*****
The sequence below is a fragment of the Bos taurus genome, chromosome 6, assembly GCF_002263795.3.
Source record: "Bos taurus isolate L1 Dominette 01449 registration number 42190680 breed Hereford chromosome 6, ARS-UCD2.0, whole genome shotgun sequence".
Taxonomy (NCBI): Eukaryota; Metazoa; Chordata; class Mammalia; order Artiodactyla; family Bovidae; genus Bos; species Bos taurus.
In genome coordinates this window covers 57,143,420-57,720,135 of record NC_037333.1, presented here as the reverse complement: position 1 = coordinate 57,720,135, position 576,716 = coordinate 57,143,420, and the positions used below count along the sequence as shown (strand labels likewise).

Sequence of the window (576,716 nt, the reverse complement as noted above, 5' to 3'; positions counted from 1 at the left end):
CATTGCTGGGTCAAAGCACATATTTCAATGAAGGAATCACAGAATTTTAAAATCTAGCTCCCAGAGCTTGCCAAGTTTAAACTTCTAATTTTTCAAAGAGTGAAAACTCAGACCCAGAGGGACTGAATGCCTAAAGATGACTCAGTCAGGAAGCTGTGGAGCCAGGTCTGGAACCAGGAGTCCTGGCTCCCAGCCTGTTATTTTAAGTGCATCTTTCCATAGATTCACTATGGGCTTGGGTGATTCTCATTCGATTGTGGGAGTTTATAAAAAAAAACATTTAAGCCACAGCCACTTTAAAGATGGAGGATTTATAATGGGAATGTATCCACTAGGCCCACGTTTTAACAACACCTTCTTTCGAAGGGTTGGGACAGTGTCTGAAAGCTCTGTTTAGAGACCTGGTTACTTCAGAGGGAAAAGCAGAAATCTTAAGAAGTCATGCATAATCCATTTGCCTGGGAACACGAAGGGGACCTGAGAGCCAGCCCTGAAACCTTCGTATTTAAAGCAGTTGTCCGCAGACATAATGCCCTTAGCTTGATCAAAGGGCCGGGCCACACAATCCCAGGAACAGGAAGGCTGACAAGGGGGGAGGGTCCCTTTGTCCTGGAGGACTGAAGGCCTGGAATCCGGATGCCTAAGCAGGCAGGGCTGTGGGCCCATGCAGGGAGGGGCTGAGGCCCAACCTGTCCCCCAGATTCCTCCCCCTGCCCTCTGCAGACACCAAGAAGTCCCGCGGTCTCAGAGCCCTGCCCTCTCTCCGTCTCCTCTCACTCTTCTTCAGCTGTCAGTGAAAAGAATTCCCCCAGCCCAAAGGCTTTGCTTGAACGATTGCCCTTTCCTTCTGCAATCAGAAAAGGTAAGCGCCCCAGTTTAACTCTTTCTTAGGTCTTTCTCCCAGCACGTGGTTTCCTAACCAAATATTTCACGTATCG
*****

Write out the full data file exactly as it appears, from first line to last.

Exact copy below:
The sequence below is a fragment of the Bos taurus genome, chromosome 6, assembly GCF_002263795.3.
Source record: "Bos taurus isolate L1 Dominette 01449 registration number 42190680 breed Hereford chromosome 6, ARS-UCD2.0, whole genome shotgun sequence".
Taxonomy (NCBI): Eukaryota; Metazoa; Chordata; class Mammalia; order Artiodactyla; family Bovidae; genus Bos; species Bos taurus.
In genome coordinates this window covers 57,143,420-57,720,135 of record NC_037333.1, presented here as the reverse complement: position 1 = coordinate 57,720,135, position 576,716 = coordinate 57,143,420, and the positions used below count along the sequence as shown (strand labels likewise).

Sequence of the window (576,716 nt, the reverse complement as noted above, 5' to 3'; positions counted from 1 at the left end):
CATTGCTGGGTCAAAGCACATATTTCAATGAAGGAATCACAGAATTTTAAAATCTAGCTCCCAGAGCTTGCCAAGTTTAAACTTCTAATTTTTCAAAGAGTGAAAACTCAGACCCAGAGGGACTGAATGCCTAAAGATGACTCAGTCAGGAAGCTGTGGAGCCAGGTCTGGAACCAGGAGTCCTGGCTCCCAGCCTGTTATTTTAAGTGCATCTTTCCATAGATTCACTATGGGCTTGGGTGATTCTCATTCGATTGTGGGAGTTTATAAAAAAAAACATTTAAGCCACAGCCACTTTAAAGATGGAGGATTTATAATGGGAATGTATCCACTAGGCCCACGTTTTAACAACACCTTCTTTCGAAGGGTTGGGACAGTGTCTGAAAGCTCTGTTTAGAGACCTGGTTACTTCAGAGGGAAAAGCAGAAATCTTAAGAAGTCATGCATAATCCATTTGCCTGGGAACACGAAGGGGACCTGAGAGCCAGCCCTGAAACCTTCGTATTTAAAGCAGTTGTCCGCAGACATAATGCCCTTAGCTTGATCAAAGGGCCGGGCCACACAATCCCAGGAACAGGAAGGCTGACAAGGGGGGAGGGTCCCTTTGTCCTGGAGGACTGAAGGCCTGGAATCCGGATGCCTAAGCAGGCAGGGCTGTGGGCCCATGCAGGGAGGGGCTGAGGCCCAACCTGTCCCCCAGATTCCTCCCCCTGCCCTCTGCAGACACCAAGAAGTCCCGCGGTCTCAGAGCCCTGCCCTCTCTCCGTCTCCTCTCACTCTTCTTCAGCTGTCAGTGAAAAGAATTCCCCCAGCCCAAAGGCTTTGCTTGAACGATTGCCCTTTCCTTCTGCAATCAGAAAAGGTAAGCGCCCCAGTTTAACTCTTTCTTAGGTCTTTCTCCCAGCACGTGGTTTCCTAACCAAATATTTCACGTATCG